CLEARWATER — The city transportation department is putting together a pilot program for the rental of micro-scooters downtown.

Though the City Council won’t vote on the program’s aspects until November, Transportation Director Ric Hartman said, scooters will not be allowed on sidewalks, will reach speeds as high as 15 mph; be limited to streets with speed limits of 30 mph or less, and the scooter’s range will be limited by geo-fencing, a software that can turn off scooters when riders try to leave an area marked by GPS boundaries.

Other aspects to be decided: whether to allow rentals around the clock or say, between 7 a.m. and midnight; parking only in organized corrals on the street, and requiring renters to be at least 18 years old with a valid driver’s license. Once the pilot program starts, the city can halt it at any time, or make it a permanent offering to tourists.

“The City Council chose to have staff use our research and experience to select the regulations we deem best practices for a downtown pilot program,” Hartman told the Beacon. “The council may decide to adjust what is presented in November at that time.”

The city should also limit how many scooters are on the street, Hartman said.

“A key to a successful program is balancing the number of scooters that vendors can provide with user demand and the characteristics of the streets and land uses,” Hartman said. “Too few produces gaps in service, and too many results in clutter and obstacles.”

The tiny urban conveyances — which can be located and rented by smartphone apps in a growing number of cities — are seen by city planners worldwide as an answer to noise, congested streets, and air pollution. The scooters work by quick response (QR) code that can be read from a rider’s smartphone. The rider finds a scooter, opens the app on his smartphone or other device, and scans the QR code to unlock the scooter and ride it.

The company charges $1 to unlock the scooter and 10 to 30 cents per minute for riding. In some cities, you can leave the scooter on the ground for the next person who needs it. Instead of clogging lawns and blocking sidewalks, Clearwater will require companies to park and rent them from a central place, called a corral.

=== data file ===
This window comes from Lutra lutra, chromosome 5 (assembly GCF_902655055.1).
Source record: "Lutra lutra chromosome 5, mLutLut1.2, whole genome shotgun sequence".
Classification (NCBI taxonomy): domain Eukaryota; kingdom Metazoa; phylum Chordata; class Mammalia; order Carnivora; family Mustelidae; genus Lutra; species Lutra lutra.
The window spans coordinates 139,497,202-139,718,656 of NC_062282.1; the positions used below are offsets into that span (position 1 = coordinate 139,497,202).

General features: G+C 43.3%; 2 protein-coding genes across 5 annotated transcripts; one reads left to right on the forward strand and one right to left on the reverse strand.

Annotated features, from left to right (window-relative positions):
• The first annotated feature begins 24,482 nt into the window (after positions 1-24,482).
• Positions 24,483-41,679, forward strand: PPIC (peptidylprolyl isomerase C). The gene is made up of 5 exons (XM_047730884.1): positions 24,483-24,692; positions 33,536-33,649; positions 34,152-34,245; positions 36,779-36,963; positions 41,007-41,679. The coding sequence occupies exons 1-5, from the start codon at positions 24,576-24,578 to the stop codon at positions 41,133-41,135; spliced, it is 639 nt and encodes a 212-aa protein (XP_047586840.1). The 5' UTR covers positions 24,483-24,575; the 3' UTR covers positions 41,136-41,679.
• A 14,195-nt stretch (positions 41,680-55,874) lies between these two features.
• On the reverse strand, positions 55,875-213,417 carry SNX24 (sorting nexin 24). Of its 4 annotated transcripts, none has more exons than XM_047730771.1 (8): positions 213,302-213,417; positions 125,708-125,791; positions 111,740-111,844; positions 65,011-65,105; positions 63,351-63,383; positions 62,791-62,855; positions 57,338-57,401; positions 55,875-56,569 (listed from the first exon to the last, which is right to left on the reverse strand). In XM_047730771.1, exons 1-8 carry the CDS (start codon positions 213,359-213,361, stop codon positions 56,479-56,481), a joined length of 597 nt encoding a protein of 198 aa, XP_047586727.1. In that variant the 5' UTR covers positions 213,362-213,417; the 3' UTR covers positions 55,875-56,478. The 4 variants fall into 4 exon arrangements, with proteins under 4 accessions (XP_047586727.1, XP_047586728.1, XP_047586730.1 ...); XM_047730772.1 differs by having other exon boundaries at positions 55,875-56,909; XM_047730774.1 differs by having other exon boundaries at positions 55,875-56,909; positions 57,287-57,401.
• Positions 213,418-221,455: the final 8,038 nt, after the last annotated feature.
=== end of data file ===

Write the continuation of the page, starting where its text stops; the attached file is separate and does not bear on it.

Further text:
Several scooter rental companies, including Bird, Lime, Skip, and Spin, have approached Clearwater to open franchises here.

But Hartman on June 3 asked the council to postpone the use and/or rental of electric scooters and other micro-mobility devices for at least six months so the city could study the risk they pose to pedestrians and other motorists. The council approved the 180-day moratorium, which expires Dec. 17.

Florida House Bill 453, which Gov. Ron DeSantis signed into law in June, grants electric scooters and other micro-mobility devices all of the rights and duties applicable to the rider of a bicycle, including the right to operate motorized scooters on sidewalks, streets, and trails. The Legislature’s permissive use standards create safety hazards for pedestrians and others in Clearwater, making it vital for the city to regulate their use, Hartman told the council in June.

During his Sept. 5 presentation to the council, Hartman told councilmembers that cities have run into problems with programs, including the dumping of scooters on lawns, on sidewalks in front of wheelchair ramps, and at outdoor dining areas.

Florida tourist destinations such as Ft. Lauderdale have already received a flood of emailed complaints about electric scooters, including riders simply laying them on the ground once their time is up; intoxicated drivers attempting to jump hedges and curbs; and inexperienced operators colliding with cars and people.

The council will review the pilot program sometime in November, said Hartman. “Although a 12-month program is to be proposed, the program will provide the city with the ability to pause and refine, or stop the program completely in a shorter period,” he said.

The city could vote to allow the pilot program before the moratorium ends in December.

A big unknown facing the city is the question of liability, which local businessmen addressed during public comment.

Councilmember Jay Polglaze cited a Business Insider article on the rise of urban scooter rentals that reported 11 people, most first-time scooter users, have died since 2018. That led Clearwater business owner Gerry Lee to urge the banning of scooters from sidewalks, especially near the beach where pedestrians, cars, and skateboarders fight for room.

“A tourist gets a couple of beers in them, put them on a scooter and somebody gets hit, who is at fault there?” Lee told the council. “What about the business owner who put the table and chairs out there and didn’t have a path?”

Councilman Hoyt Hamilton questioned whether the city should be prepared for lawsuits.

“Somebody’s going to come out of one of the establishments downtown after having probably one or two too many, and they are going to get on one of these, and they’re going to fall and get hurt,” Hamilton said. “They are going to say, ‘The place where I consumed my alcohol shouldn’t have let me drink,’ then they’re going to go to the (scooter company) and say, ‘You shouldn’t have let me on one in that condition,’ then they’re going to come after the city because the city allows the company to operate.”

Riders must waive the responsibility of the scooter rental company before getting on the scooter, usually by clicking “I agree” on a waiver that pops up on the scooter rental app. That may not be enough, Hartman told the council, and suggested the city insist each scooter vendor carry insurance coverage of $1 million to help cover the city.

Doug Kelly, who has experience with renting scooters in Key West, warned that the city “cannot contract away your negligence. The city would have to carry a large insurance policy. I would say let the city give (scooter rentals) a role; if it looks like it’s a problem or too dangerous, cut it off.”